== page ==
Royal Secret Agent review: An emotional ending to light-hearted series

Bryan Tan
·Contributor
·3 min read
Sung Yi Gyeom (Kim Myungsoo) and Park Chunsam (Lee Yi Kyung) share an emotional moment as master and servant in Royal Secret Agent.
Sung Yi Gyeom (Kim Myungsoo) and Park Chunsam (Lee Yi Kyung) share an emotional moment as master and servant in Royal Secret Agent.

This review, which contains spoilers, covers Royal Secret Agent, which is currently available on iQiyi.

Royal Secret Agent ended its run to its best ratings of 10.4% and 14%. The series has been an easy watch so far, without any major plotline upheavals or dramatic twists that would have left viewers open-mouthed and gaping for more, which is not always a bad thing.

Kim Myungsoo as royal agent Sung Yi Gyeom was the biggest draw of the show, with his flawless features and chiselled body revealed after many years in the making. He is also no stranger to period dramas, having starred in Emperor: Owner of the Mask in 2018, and is familiar with the archaic speech common to such dramas.

Also, his cross-dressing fan service did entice fans to watch the series, even though I felt he could have milked it a bit more. Going undercover as a secret agent could have been a great opportunity for director Kim Jung Min to raise the ratings by employing more laughs and dramatic reveals through disguise.

Yet, it was ultimately Lee Yi Kyung who stole the limelight as Myungsoo’s sassy slave. It would have been unheard of to have a slave retort sarcastically to his master, or refuse a direct order. It was Yi Kyung’s sardonic humour and comical antics that made the series a pleasure to watch, depicting the recalcitrant slave reluctantly playing along to his master’s tune.

The villains were unfortunately very one-dimensional and showed very little character development (and also remorse for their deeds). Usually, there is a major overarching villain in the form of either the Chief State Councillor who relishes in his power and status or the cruel empress dowager who schemes to install the next king.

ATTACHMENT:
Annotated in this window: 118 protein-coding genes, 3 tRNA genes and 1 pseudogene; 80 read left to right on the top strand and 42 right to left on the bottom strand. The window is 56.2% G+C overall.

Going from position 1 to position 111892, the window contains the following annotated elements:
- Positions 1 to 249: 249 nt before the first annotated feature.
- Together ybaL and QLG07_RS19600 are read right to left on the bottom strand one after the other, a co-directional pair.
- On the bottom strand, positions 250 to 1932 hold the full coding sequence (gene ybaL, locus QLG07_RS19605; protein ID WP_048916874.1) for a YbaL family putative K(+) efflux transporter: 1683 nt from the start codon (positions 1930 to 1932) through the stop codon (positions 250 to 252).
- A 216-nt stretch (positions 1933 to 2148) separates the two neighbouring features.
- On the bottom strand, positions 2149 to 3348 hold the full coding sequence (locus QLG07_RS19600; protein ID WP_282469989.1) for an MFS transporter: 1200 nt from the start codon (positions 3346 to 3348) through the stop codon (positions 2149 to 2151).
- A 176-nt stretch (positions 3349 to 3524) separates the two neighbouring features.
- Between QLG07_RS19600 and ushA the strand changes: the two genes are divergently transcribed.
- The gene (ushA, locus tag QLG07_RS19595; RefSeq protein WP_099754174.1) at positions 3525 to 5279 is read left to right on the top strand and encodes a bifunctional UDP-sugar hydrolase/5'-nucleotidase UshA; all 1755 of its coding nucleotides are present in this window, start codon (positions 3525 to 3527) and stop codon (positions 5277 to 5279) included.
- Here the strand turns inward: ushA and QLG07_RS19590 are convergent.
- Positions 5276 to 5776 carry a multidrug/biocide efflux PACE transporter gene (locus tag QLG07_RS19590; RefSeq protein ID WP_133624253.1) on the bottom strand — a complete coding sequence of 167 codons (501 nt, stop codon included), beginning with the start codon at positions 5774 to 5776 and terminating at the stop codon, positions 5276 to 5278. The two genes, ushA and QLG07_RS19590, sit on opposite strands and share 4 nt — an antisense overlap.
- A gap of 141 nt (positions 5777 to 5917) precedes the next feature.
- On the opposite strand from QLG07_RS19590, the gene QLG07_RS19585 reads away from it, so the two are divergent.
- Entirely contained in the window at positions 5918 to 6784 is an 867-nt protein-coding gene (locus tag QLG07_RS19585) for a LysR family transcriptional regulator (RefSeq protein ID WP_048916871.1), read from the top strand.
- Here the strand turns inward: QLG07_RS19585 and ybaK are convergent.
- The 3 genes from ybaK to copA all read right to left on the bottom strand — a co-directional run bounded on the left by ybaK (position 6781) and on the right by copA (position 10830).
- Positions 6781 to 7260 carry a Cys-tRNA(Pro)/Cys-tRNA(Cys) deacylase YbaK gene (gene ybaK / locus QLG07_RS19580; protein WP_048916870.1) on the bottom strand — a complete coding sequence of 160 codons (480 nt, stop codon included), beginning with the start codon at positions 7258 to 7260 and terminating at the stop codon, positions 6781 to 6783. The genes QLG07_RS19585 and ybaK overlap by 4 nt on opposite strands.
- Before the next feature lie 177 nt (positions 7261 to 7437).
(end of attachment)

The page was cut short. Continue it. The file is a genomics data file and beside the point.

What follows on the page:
All of the villains fell from grace rather easily and without much resistance. Period dramas are usually marked by how glaring a villain’s eyes are, usually even until they are forced to their knees to drink poison. Royal Secret Agent engendered rather plain and unmemorable archetypes which were all corrupted and not much different from each other, nor having varied motives other than embezzling money to earn a promotion.

But the series did well for not mining overused tropes and over-dramatising the effects of the bureaucratic court protocols, which such dramas tend to do. Tears were also brought to my eyes when at the end, the long suffering Park Chun Sam (Lee Yi Kyung) is freed from his bondage to a master who has matured beyond belief throughout the series.

It is an absolute rarity, almost unheard of, that a servant is released by his master during the Joseon period. Such servants, or slaves if you will, usually serve beholden to their masters till death, or until they have scrounged up enough money (which usually takes a lifetime) to buy their freedom.

If you are looking for a good light-hearted laugh and an easy to watch series, then do watch Royal Secret Agent. But if you are a die-hard sageuk fan, fond of the bureaucratic Joseon dynasty and the intricate politicking and scheming of the royals and the aristocracy, perhaps it is best to look elsewhere.

Read all our reviews for Royal Secret Agent here.

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